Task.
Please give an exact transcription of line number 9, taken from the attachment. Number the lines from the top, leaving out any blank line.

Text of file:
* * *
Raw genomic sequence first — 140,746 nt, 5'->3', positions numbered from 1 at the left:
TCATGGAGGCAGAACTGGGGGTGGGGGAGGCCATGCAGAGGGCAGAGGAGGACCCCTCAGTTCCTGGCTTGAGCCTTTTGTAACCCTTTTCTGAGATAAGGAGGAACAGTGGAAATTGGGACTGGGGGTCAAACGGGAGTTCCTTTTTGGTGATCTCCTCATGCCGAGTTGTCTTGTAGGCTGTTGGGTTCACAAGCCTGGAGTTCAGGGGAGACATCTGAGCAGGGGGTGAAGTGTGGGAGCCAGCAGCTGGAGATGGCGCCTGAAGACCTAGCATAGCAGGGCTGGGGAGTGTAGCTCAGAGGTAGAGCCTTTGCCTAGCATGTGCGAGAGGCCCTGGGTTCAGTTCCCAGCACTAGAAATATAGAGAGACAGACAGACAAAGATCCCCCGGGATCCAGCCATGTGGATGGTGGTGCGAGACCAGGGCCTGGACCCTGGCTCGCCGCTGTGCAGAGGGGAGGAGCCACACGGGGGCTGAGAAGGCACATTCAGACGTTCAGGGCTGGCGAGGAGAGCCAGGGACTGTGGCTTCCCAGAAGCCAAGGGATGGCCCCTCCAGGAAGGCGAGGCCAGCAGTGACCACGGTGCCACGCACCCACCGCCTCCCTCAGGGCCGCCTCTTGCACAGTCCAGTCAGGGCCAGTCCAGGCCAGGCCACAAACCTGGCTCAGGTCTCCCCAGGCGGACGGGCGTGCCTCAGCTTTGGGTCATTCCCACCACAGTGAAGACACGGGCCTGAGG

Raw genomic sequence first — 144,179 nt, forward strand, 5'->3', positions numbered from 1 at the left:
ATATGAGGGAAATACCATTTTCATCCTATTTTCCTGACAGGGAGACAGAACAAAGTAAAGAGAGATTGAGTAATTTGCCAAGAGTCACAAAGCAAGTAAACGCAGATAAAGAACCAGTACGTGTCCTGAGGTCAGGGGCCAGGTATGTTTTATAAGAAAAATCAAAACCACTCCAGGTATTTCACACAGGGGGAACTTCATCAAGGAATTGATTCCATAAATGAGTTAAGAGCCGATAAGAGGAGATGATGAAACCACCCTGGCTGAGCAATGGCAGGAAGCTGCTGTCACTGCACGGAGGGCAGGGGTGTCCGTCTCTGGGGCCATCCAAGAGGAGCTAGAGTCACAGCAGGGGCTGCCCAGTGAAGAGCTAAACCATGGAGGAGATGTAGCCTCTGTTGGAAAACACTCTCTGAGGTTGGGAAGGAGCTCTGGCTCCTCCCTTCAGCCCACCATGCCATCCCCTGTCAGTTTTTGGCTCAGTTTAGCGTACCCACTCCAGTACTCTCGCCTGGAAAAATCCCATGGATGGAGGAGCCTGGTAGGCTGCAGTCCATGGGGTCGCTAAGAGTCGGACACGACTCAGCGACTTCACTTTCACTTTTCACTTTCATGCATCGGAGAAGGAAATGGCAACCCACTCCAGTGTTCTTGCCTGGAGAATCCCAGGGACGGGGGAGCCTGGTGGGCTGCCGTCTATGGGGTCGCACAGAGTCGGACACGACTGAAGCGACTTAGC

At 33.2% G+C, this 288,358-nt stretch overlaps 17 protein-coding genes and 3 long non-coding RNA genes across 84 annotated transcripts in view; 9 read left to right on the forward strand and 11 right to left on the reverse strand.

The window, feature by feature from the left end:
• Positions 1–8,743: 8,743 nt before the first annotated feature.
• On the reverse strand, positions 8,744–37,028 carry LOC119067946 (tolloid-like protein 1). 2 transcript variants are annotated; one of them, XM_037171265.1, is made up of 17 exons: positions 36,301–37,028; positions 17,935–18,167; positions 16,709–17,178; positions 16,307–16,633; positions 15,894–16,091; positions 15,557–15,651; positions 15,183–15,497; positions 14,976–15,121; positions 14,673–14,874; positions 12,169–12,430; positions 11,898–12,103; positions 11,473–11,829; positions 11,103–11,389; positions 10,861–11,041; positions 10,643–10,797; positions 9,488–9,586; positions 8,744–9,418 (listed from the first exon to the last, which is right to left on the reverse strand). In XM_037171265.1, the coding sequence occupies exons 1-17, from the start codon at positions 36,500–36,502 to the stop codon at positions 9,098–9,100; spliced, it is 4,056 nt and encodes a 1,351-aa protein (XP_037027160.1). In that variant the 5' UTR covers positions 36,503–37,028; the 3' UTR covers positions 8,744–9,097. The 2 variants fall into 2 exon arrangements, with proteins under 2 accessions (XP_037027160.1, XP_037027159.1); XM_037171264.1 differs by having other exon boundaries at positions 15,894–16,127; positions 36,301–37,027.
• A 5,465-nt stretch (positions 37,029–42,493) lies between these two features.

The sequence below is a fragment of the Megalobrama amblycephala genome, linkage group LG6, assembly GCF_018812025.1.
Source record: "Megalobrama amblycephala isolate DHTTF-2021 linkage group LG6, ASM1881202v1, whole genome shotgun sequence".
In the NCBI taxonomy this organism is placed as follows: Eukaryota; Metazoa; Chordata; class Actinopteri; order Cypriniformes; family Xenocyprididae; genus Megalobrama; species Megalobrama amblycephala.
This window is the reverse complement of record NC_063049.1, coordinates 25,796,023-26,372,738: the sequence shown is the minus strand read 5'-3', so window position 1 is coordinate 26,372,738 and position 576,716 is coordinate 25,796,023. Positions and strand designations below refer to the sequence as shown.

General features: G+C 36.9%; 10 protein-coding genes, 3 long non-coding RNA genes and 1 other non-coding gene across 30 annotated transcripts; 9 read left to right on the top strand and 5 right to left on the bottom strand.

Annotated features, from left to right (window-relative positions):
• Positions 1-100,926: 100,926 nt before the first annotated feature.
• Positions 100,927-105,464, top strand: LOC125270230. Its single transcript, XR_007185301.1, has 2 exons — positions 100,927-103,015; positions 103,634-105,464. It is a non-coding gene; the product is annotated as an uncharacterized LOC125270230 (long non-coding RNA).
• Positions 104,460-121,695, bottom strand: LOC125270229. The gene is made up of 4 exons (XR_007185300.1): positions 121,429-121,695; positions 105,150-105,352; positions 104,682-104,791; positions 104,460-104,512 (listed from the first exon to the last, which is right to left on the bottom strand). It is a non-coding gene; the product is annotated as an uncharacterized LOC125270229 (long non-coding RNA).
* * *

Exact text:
• A 5,465-nt stretch (positions 37,029–42,493) lies between these two features.